Our body has mechanisms to regulate the immune system. Effective immunity requires the body to know when to ramp up the immune system when a threat, such as abnormal cells that could develop into cancer. On the other hand, the body also needs to know when to minimize the immune response, preventing it from destroying healthy cells.
Proteins called “immune checkpoints,” present on the surface of immune cells, play a significant role in immune regulation. When immune checkpoints bind to corresponding proteins, known as “ligands,” present on other cells, they communicate an “off” signal to the immune cells. While this mechanism is beneficial to limit immune activation when it’s unnecessary, we do not want our bodies turning off the immune system while facing a cancer threat. Downregulation of immunity, in this case, could prevent the immune system from destroying that cancer.
Immune checkpoint inhibitors (ICIs) have transformed the cancer treatment scene by targeting the interaction between immune checkpoints and their ligands. In 2011, the FDA approved the first ICI to treat advanced cases of melanoma. Since then, eight more ICIs have received FDA approval. Oncologists use ICIs to treat over a dozen types of cancer, including many late-stage, advanced, and metastatic malignancies.
ICIs have brought effective therapeutic options to patients who previously had minimal to no treatment options. Despite the promising therapeutic efficacy associated with ICIs, they can also get side effects, which, in some cases, can rise to a severity requiring patients to discontinue treatment. Because ICIs target the immune response, many toxicities associated with their use emerge because of too much immune stimulation. Overstimulation of the immune response can lead to the attack of healthy cells resulting in symptoms that mimic those experienced by patients with autoimmune diseases. Thus, these toxicities became known as immune-related adverse events (irAEs).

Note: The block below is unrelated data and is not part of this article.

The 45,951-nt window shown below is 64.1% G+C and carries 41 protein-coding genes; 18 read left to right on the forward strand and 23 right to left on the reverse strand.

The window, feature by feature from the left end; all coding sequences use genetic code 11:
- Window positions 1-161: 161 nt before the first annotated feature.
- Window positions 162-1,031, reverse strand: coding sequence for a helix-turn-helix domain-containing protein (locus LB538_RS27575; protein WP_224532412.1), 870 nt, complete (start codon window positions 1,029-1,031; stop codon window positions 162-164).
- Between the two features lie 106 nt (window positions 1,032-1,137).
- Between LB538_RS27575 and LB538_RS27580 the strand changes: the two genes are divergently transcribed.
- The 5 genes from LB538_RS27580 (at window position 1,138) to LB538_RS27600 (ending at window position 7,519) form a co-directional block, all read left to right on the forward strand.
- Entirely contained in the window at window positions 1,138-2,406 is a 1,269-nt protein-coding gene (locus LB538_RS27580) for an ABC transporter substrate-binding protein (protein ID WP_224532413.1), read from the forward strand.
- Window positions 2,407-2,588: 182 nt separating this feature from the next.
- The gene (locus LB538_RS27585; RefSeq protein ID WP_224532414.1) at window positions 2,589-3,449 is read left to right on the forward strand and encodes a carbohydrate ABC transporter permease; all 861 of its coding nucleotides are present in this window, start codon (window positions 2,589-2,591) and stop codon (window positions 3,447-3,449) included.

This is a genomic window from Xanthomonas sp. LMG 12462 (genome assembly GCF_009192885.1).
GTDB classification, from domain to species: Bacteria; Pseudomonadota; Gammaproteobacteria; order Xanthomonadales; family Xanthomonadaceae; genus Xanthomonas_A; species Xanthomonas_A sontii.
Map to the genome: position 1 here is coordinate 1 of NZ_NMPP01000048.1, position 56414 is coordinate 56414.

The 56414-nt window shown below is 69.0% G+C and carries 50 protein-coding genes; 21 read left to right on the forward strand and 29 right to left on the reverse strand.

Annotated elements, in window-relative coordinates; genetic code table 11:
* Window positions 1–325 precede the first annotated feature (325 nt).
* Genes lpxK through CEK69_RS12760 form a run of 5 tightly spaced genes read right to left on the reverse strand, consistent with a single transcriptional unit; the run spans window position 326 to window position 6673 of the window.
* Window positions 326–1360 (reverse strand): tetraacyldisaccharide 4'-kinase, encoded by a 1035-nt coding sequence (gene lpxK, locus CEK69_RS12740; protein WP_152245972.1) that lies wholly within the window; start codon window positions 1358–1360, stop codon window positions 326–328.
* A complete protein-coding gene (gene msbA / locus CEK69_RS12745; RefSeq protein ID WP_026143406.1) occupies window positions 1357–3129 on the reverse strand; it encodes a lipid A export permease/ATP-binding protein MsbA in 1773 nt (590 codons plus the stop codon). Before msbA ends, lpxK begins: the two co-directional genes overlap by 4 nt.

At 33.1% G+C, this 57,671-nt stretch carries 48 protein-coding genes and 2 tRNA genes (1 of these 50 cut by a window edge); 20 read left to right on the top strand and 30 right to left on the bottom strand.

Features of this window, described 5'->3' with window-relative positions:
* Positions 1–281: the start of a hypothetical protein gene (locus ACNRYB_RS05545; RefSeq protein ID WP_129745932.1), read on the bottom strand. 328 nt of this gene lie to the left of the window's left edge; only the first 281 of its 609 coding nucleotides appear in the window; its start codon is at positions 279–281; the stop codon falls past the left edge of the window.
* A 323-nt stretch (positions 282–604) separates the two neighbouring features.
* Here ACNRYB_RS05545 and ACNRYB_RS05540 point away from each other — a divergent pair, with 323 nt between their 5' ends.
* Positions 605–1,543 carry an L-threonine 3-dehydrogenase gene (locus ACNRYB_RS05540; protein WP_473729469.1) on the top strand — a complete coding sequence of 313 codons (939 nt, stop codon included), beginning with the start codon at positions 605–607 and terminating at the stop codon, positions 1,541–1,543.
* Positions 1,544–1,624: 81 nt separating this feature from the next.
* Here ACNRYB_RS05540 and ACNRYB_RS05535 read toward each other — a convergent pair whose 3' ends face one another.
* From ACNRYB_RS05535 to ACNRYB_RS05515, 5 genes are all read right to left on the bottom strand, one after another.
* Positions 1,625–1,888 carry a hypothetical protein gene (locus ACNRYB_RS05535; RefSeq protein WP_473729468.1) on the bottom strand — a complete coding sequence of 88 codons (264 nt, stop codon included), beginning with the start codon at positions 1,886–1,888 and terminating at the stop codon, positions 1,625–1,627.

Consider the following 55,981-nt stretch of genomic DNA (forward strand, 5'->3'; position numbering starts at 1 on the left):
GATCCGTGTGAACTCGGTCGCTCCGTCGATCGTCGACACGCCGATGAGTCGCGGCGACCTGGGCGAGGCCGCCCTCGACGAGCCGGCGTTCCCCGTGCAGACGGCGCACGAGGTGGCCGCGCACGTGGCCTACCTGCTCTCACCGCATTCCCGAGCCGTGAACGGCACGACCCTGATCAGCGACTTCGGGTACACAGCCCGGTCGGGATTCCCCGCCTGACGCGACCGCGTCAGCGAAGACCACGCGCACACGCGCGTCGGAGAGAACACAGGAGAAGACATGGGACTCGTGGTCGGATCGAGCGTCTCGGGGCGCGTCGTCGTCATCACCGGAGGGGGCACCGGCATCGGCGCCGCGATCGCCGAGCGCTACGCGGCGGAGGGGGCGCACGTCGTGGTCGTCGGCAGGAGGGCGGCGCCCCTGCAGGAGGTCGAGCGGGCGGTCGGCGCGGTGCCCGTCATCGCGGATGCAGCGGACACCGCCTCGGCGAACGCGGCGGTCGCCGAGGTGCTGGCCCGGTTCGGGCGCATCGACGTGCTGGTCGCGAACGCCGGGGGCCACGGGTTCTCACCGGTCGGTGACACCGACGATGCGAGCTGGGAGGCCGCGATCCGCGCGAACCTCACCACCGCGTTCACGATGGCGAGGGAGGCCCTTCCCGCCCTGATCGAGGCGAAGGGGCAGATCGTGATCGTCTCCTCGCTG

Common irAEs include rash, colitis, and pancreatitis. Because irAEs occur due to overactive immunity, patients who develop these symptoms may be the same patients whose cancer responds best to ICIs. A recent study published in JAMA Oncology suggests this is true in advanced non–small cell lung cancer (NSCLC) patients receiving the ICI atezolizumab.
The researchers pooled data from three randomized, multicenter clinical trials where patients with stage IV NSCLC received chemotherapy with or without atezolizumab (NCT02367781, NCT02657434, and NCT02366143). The analysis included data from over 2,5000 patients, 1,577 receiving chemotherapy with atezolizumab (atezolizumab group) and 926 receiving chemotherapy without atezolizumab (control group).
Patients in the atezolizumab group had longer overall survival than those in the control group. Notably, patients with mild to moderate irAEs (known as grade 1 or 2) had longer survival than patients without irAEs or those experiencing more severe grade 3 – 5 irAEs. The authors indicate that their study supports using atezolizumab with chemotherapy for first-line treatment of stage IV NSCLC.
Sources: Immune Netw, JAMA Oncol